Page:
When Will, Ada, and their three children decided to move back to Manhattan after living abroad and then in the suburbs for several years, they were thrilled to find a co-op apartment that they all fell in love with. The 1,738 square foot prewar four-bedroom, two-bath on Riverside Drive seemed like a perfect fit for their family—but it hadn’t been renovated in decades. It would need a major renovation to usher it into the 21st century while retaining some historical charm.

With an initial budget of $750,000 in mind, the couple contacted Bolster, a New York City company that has designed a transparent and enjoyable process for area homeowners doing major renovations.

Two days after visiting the apartment, Bolster presented Will and Ada with a detailed Cost Estimate.  The couple learned that their renovation, as initially conceived, would cost $793,860. They also learned that it would take approximately $400,000 just to bring the apartment into livable condition, as the un-renovated abode presented some challenges not immediately apparent to the naked eye.

Among the biggest: dating to the early 20th century, the supports of the building's floors and ceilings were bowed, and would need to be reinforced before any work could be done. (The joists of both Will and Ada's apartment, as well as those of the downstairs neighbor needed to be supported, to prevent the plaster of the apartment below from being damaged and falling in—an annoyance at best, and safety hazard at worst.)  

"This project is an excellent case study in the proper way to do pre-construction," says Anna Karp, co-founder of Bolster. "Very early in the process we raised a red flag and brought in a structural engineer to inspect. We did the due diligence and did the smart and responsible thing."

Additionally, the building’s electricity load was low—it was poorly-equipped to handle all the gadgetry and appliances that come with modern living. The appliances are of particular concern, as they require more electricity.

“After reviewing Bolster's Cost Estimate, they were immediately able to see that addressing these issues would require adjustments elsewhere, like forgoing central HVAC and bespoke millwork, in order to stay close to their budget,” says Anna.

The couple hired Bolster architect Agustin Ayuso, who began the design process armed with the information about the apartment’s particular challenges. Bolster contractor Aaron Borenstein supplied the winning bid of $793,860 (click here to view the bid in full), within the range of the Cost Estimate.

Read on to follow Will and Ada’s decision-making process in creating the classic Upper West Side home of their dreams on time. 


Determining the layout and getting the go-ahead

Ayuso, along with Borenstein, worked with Will and Ada to determine which of their apartment’s prewar details they wanted to preserve, and which to revamp. Over a series of five in-person meetings, the group figured out the ideal layout for the apartment. Existing design strengths included plentiful exposures and no columns, making it easier to alter the layout. One limiting factor is that there are only two plumbing waste locations, restricting where the bathrooms can be located. Because the family wanted to keep the living room’s corner fireplace, design concepts that involved moving the living room were discarded.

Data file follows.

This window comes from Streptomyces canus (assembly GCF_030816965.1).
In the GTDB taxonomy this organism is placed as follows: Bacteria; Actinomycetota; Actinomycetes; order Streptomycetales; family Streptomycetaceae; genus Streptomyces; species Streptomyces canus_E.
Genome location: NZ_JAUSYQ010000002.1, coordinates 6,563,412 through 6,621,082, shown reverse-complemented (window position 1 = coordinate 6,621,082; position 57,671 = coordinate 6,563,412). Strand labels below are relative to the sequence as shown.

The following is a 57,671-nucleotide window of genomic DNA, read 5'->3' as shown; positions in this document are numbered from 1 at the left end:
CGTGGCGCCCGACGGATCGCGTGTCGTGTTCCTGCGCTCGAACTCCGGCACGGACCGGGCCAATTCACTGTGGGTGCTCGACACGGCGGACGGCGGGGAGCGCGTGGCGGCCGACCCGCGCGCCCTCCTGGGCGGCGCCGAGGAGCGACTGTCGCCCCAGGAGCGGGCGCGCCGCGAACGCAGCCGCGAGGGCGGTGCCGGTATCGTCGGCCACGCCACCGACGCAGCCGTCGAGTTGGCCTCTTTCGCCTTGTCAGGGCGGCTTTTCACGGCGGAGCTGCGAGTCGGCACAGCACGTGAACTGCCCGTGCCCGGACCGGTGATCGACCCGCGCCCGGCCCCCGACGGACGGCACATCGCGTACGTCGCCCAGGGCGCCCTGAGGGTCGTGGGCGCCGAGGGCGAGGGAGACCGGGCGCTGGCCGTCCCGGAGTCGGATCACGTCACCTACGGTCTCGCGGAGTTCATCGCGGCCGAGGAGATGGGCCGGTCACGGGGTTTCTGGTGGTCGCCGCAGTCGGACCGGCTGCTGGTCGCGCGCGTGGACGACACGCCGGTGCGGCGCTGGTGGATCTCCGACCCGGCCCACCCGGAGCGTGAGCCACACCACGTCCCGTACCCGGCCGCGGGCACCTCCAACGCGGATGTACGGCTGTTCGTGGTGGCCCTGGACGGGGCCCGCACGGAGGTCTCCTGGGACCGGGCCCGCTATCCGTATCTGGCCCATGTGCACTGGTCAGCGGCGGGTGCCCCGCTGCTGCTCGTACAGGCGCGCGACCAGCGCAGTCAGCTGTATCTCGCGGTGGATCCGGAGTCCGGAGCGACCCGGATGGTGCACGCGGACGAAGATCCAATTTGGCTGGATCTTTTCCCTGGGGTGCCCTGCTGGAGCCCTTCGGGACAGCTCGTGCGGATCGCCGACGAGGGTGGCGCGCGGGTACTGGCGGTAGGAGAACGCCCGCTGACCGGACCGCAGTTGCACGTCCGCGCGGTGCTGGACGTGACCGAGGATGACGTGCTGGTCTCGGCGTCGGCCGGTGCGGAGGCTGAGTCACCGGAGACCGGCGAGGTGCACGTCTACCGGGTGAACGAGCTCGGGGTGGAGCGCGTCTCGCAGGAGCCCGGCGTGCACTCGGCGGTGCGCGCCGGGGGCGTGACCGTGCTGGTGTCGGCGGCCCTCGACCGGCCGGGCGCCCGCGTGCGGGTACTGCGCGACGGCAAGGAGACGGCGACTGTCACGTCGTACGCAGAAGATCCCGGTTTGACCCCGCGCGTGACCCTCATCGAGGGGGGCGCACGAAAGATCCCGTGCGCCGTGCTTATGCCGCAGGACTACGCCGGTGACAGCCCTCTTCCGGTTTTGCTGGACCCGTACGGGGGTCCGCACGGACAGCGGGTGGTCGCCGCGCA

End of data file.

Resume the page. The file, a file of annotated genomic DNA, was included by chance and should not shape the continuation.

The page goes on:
“These two things—the fireplace and the plumbing waste lines—were the biggest driving elements in the layout design process,” Ayuso explains.

What will change: The location of the master bedroom will be swapped with the adjacent bedroom, and an existing bathroom will be revamped and split into two baths. The kitchen will also be redone, and a half-bath added to the fourth bedroom.

Ayuso produced several sketches, revising for both the couple and the building’s management, in order to gain co-op board and municipal approval for the project.

Working with an architect with a clear design vision is always an asset, Karp notes, particularly on a complex project like this one. Ayuso’s design fees will cost $51,259, and his design oversight—he’ll make twice weekly visits to the site throughout the renovation to ensure work is in keeping with his design—will cost $20,174.  Compliance fees came to $16,720. This amount covers inspections (including for asbestos, a requirement given the age of the apartment), as well as paying for an expeditor to file for permits at the Department of Buildings.

Removing and installing apartment infrastructure

The work—which is expected to take about six months—will begin with the demolition of all floors and the ceiling down to the existing rafters ($12,166), as well as the removal of several walls. The latter is necessary in order to install the framing for the new layout, which will change the size and positions of some of the bedrooms, as well as the new bathroom and kitchen. As noted, additional structural reinforcements are needed in the apartment and the unit below, due to the age of the building and the fact that it’s brick exterior and timber walls in the interior.

Installing this new infrastructure constitutes a big portion of the budget: New walls and metal joists for support will cost $22,155; new doors and windows amounts to $36,807.

Because the apartment’s electrical load is low—an issue that impacts the whole building, and requires management applying to Con Ed to increase the load—Will and Ada faced some difficult decisions. They opted not to install a central HVAC system so that they could maintain enough power for the use of modern fixtures and appliances. Heating for the apartment will be supplied via the building's existing system. Replacing the current electrical system—which means relocating the electric panel and installing new lighting, switches, and outlets—will run them $29,140.